As a world traveler with a passion for medical anthropology, Dr. Kohlstadt has practiced medicine on all seven continents. This includes having served as Antarctic Medical Director atĀ Palmer Station and McMurdo Station in the late 1990’s. At Palmer Station, named for Nathaniel B. Palmer (usually recognized as the first American to see Antarctica), the maximum population is 46 persons. Her work here assured optimal readiness for medical emergencies. In this photo, Dr. Kohlstadt is pictured with the hardy Antarctic team she lived with for the better part of a year in extreme climate conditions, where temperatures can plummet to -150 degrees with wind chill! At a lecture Dr. Kohlstadt presented, she was jokingly asked, “If that’s the ‘better’ part of a year, what’s the worst?”

Additionally her duties included: Actively preventing injuries using broad public health training, coordinating medical services among civilians, military and internationals, providing clinical care for 1,200 expeditioners at McMurdo, maintaining the telemedicine system, leading initiatives in occupational safety, food inspection, preventive and travel medicine, and maintaining the stations’ pharmacy logistics. Her work also required that she coordinate on-site National Science Foundation research.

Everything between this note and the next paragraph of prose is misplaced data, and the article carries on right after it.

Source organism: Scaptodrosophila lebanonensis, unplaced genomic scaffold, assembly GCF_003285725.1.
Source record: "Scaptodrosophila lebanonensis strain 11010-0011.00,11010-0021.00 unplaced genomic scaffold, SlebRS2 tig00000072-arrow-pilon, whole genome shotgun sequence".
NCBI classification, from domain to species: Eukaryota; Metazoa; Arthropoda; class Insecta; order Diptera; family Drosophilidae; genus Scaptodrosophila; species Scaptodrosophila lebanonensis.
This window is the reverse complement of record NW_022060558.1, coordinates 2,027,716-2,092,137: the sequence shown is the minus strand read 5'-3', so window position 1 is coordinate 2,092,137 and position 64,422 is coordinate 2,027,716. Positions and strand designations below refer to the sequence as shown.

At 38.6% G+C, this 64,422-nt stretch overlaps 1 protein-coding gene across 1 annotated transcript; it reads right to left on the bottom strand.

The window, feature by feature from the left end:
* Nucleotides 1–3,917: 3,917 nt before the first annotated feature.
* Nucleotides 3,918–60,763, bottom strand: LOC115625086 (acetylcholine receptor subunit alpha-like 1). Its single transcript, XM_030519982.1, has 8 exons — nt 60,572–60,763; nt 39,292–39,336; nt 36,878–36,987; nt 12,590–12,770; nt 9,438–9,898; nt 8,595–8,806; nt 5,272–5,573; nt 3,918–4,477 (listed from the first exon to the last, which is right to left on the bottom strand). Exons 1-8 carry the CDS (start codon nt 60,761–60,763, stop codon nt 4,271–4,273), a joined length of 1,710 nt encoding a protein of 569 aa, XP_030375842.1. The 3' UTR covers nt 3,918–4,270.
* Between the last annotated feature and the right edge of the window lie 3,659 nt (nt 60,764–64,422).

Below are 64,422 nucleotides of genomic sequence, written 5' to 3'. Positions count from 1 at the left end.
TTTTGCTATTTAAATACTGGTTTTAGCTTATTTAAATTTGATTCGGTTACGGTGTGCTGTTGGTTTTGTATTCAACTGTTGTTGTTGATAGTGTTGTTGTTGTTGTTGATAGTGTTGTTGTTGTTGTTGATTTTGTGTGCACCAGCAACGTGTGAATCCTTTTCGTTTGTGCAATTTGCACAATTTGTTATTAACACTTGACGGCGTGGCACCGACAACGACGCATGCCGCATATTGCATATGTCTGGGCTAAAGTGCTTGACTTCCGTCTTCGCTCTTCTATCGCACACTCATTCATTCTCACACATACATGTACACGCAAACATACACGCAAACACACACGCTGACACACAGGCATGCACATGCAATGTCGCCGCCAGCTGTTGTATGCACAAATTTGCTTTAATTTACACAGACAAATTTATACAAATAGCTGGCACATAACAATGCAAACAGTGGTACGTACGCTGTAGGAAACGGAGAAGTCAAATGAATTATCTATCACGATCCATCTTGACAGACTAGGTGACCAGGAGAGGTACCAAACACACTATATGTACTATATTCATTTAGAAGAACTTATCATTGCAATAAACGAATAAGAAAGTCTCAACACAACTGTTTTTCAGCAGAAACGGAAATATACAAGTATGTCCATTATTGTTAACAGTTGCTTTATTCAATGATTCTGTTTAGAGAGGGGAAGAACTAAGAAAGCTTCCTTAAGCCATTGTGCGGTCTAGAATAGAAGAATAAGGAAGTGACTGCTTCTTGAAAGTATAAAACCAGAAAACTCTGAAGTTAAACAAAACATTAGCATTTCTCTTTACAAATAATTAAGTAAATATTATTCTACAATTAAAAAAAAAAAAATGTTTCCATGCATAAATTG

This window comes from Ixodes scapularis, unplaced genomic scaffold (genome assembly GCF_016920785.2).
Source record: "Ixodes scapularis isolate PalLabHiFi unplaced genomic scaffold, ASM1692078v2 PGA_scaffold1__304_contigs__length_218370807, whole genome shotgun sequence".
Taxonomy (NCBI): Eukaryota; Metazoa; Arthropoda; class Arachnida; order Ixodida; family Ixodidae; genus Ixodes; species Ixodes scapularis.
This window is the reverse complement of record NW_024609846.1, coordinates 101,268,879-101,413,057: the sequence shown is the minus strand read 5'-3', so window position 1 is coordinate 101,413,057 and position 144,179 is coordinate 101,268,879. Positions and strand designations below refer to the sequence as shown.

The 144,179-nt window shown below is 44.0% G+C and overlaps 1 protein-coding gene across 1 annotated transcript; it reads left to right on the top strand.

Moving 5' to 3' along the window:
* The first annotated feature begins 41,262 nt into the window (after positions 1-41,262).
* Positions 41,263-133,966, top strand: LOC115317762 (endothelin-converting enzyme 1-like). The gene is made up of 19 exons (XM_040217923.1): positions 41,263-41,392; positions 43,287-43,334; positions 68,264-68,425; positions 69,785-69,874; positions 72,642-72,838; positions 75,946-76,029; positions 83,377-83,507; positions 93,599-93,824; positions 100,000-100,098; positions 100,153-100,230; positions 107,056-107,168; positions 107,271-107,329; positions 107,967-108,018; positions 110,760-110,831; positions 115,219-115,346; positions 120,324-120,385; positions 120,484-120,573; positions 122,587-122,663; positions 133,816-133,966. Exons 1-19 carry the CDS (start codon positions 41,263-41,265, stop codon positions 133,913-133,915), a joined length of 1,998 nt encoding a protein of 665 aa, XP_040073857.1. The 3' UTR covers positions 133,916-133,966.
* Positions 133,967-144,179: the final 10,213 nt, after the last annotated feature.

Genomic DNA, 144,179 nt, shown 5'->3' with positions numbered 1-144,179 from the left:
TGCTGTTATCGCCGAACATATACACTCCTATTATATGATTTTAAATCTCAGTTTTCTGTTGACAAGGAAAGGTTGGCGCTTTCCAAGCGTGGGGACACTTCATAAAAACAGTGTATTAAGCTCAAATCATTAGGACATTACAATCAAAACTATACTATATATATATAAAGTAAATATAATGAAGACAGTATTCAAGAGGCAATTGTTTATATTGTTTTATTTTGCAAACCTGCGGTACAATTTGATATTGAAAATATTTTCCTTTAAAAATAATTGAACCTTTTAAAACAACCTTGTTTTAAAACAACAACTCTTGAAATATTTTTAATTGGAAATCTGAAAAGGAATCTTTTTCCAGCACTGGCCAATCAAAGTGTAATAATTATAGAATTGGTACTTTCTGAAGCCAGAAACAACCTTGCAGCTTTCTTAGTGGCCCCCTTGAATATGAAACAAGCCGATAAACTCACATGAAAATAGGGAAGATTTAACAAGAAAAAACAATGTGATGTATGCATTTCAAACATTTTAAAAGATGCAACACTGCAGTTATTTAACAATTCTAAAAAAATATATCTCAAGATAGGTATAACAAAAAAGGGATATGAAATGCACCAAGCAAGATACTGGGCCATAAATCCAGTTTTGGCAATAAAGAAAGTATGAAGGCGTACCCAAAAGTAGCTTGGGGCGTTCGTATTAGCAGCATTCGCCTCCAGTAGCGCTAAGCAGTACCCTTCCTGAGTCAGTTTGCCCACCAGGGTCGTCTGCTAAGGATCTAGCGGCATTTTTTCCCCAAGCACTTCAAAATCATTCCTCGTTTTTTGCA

service medalFor her work “on the ice,” Dr. Kohlstadt received the Antarctica Service Medal of the United States of America. The Antarctica Service Medal is considered an award of the United States Armed Forces, issued in the name of the U.S. Department of Defense, and is authorized for wear on active duty uniforms. The medal may also be awarded to U.S. civilians.

Dr. Kohlstadt currently serves on the Editorial Board of the peer reveiw publication Nutrition Journal, and is a Faculty Associate at Johns Hopkins University specializing in integrative medicine.

Posted on: April 28, 2015, by : Ellis

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